Plotting, Not Plodding!
Plot points, crisis, and climax, oh my! I have been reading up on plotting, taking a deep dive into process and techniques, attempting to distill the information that others have provided in books like The Plot Whisperer by Martha Alderson, Plot and Structure by James Scott Bell, Building Better Plots by Robert Kernen, and The Plot Thickens by Noah Lukeman into something that I can easily absorb and make part of my ingrained writing process and inform my teaching process, as well.
This is not the first time I have delved into plot at this level. A couple of years ago, I published an essay about plot called “Plot Isn’t Just a Four-Letter Word,” You can find it on line here for free. However, what I am currently focused on is not about the relevance of plot or how it feeds into the whole of what makes fiction work. I continue to believe that without an engaging character with some form of character arc, the reader not only has no one to travel with, but no reason to embark upon the journey. Plot, on the other hand, is also a critical element, as it includes the trials and tribulations that temper character and reveal the true nature of the protagonist with whom we have decided to hitch a ride.
Starting with plot is not how I work. While I know many talented, skillful writers who plot out the story before hanging the narrative on that initial structure, my process always starts with character. Character is what takes hold of me, what piques my interest. Character is my starting point. But I recognize that plot is also required to take the reader on an engaging adventure. In my stories, the plot evolves as I come to know the character. Because of this, I generally end up massaging and sometimes even developing many of the plot points during the revision stages of writing.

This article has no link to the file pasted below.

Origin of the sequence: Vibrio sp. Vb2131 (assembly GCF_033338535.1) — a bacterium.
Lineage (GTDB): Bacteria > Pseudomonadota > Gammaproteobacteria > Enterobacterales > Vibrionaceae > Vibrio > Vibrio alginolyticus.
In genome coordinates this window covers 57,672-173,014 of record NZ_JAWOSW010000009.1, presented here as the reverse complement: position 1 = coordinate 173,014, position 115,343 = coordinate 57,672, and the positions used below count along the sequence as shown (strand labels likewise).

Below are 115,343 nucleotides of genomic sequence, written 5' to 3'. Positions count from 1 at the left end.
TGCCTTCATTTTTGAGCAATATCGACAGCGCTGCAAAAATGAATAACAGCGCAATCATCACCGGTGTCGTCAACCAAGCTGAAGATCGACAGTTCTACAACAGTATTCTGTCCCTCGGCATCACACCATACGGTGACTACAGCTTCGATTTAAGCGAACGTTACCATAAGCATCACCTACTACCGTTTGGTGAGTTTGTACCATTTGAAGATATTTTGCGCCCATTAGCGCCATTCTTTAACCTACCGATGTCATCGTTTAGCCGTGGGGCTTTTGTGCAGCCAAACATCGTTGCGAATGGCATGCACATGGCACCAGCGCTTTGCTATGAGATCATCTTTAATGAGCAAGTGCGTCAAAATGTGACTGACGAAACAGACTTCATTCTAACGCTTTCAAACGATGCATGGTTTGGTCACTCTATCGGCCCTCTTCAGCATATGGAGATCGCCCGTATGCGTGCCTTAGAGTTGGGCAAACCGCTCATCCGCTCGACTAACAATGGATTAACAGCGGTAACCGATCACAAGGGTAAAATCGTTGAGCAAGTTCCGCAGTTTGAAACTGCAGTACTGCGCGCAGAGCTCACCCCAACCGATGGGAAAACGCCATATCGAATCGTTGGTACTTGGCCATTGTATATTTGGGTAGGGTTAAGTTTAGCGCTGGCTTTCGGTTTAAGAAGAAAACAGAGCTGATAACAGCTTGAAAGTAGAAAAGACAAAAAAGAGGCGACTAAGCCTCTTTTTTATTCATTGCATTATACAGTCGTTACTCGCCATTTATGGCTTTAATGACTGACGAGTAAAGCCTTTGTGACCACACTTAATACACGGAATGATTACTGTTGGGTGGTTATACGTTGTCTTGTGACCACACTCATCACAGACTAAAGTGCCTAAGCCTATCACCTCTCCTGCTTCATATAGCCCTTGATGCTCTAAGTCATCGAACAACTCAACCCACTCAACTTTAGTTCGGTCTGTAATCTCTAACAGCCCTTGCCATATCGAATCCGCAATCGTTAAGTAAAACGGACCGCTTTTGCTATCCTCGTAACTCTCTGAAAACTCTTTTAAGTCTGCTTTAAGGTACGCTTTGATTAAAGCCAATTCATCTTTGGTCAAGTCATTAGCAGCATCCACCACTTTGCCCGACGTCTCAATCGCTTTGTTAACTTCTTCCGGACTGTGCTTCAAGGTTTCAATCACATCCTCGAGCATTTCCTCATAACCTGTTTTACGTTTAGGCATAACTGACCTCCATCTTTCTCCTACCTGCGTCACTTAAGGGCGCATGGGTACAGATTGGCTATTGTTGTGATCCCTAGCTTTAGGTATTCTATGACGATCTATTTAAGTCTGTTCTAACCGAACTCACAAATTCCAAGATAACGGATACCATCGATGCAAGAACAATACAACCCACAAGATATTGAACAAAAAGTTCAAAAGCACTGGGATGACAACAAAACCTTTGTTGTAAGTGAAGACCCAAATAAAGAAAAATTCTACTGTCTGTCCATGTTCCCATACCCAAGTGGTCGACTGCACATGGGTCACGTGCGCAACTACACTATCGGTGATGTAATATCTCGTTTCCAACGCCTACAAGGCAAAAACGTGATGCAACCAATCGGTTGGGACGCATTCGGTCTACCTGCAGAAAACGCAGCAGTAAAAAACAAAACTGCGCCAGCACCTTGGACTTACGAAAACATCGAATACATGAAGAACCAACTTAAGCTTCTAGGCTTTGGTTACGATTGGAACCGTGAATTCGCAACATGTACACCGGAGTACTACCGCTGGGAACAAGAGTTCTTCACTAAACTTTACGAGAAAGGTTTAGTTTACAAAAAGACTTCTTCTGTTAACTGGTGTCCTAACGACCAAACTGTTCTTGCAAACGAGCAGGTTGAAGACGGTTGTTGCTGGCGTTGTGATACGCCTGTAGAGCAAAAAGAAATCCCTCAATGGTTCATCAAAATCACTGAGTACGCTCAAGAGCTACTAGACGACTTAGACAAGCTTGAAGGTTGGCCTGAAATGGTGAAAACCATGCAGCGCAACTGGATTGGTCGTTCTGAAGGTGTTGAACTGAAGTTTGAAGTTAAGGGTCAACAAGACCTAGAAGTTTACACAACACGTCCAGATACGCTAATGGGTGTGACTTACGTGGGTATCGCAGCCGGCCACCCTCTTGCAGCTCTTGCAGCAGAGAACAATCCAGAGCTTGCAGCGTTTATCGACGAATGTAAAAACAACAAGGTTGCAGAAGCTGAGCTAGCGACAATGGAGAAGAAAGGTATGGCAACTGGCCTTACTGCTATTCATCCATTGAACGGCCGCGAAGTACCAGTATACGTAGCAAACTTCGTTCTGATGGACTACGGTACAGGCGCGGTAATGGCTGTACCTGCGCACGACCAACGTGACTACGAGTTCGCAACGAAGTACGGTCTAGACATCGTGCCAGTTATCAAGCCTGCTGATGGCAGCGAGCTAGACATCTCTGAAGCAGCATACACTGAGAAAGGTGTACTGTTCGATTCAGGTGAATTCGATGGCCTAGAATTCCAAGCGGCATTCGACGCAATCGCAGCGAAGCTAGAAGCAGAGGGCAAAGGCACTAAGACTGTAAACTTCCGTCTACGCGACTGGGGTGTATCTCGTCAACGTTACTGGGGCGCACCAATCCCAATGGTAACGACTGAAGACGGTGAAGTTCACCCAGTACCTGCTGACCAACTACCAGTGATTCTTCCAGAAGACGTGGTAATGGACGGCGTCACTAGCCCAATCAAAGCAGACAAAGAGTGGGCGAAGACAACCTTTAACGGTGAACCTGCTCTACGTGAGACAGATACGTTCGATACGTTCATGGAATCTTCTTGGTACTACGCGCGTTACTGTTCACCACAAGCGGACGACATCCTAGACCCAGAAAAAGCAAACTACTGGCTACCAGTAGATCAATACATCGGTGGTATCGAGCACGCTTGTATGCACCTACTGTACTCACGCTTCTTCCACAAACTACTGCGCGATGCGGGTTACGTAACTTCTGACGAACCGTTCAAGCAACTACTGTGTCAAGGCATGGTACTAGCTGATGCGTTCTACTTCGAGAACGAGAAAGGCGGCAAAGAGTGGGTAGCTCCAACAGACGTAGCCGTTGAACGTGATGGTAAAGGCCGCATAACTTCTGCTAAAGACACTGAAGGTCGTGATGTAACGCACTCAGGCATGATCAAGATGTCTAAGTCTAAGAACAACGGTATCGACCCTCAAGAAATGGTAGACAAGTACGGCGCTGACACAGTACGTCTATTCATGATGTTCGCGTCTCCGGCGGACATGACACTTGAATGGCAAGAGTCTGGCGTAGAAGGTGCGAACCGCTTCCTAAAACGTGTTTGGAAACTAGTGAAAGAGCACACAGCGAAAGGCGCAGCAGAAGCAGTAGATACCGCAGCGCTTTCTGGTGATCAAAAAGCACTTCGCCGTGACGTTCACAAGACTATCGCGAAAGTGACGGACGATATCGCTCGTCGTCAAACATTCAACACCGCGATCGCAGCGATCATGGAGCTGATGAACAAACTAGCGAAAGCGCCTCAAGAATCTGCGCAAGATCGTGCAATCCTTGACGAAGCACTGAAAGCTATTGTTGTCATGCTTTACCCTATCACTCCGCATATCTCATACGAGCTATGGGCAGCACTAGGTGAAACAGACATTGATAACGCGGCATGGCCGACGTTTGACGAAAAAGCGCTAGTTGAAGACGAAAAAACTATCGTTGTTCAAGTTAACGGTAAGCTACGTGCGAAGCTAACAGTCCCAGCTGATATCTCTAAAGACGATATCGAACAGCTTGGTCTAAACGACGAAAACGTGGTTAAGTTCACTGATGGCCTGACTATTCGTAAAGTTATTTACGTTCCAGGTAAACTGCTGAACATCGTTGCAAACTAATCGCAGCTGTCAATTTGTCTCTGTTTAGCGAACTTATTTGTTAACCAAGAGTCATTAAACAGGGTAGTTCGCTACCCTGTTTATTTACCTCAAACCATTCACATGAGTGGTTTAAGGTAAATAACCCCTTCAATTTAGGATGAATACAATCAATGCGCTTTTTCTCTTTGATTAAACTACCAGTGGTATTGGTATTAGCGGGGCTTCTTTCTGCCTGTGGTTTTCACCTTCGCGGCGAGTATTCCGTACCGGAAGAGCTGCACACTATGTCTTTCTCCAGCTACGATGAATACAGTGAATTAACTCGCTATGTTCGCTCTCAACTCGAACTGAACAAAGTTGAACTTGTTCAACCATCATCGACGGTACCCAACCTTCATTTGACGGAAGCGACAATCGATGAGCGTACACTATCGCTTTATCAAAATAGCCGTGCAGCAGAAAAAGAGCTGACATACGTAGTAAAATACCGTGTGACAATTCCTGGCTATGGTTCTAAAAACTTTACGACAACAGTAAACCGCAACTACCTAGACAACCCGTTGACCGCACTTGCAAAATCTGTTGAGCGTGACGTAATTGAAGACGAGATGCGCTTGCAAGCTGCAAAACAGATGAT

So, I decided that I wanted to explore plot more deeply, to try and see how those other writers manage it, how they come to story from the direction of plot. It’s taking me time to do this, to make my brain understand all the complicated bits that go into plotting in an objective way that (I hope) will feed my intuitive/creative brain in a manner that will help me find the plot earlier in the writing process. If not, I have lost nothing, as I still have to find my way into plot at some point, still need to infuse the story with the elements that make up plot—situation, complication, (satisfying) resolution—to ensure I give my readers a well-rounded, fully executed story, which is after all the goal.
I’m very interested to see how, and if, this journey to fill my brain with plotting techniques changes my writing process. So, let the plotting begin!
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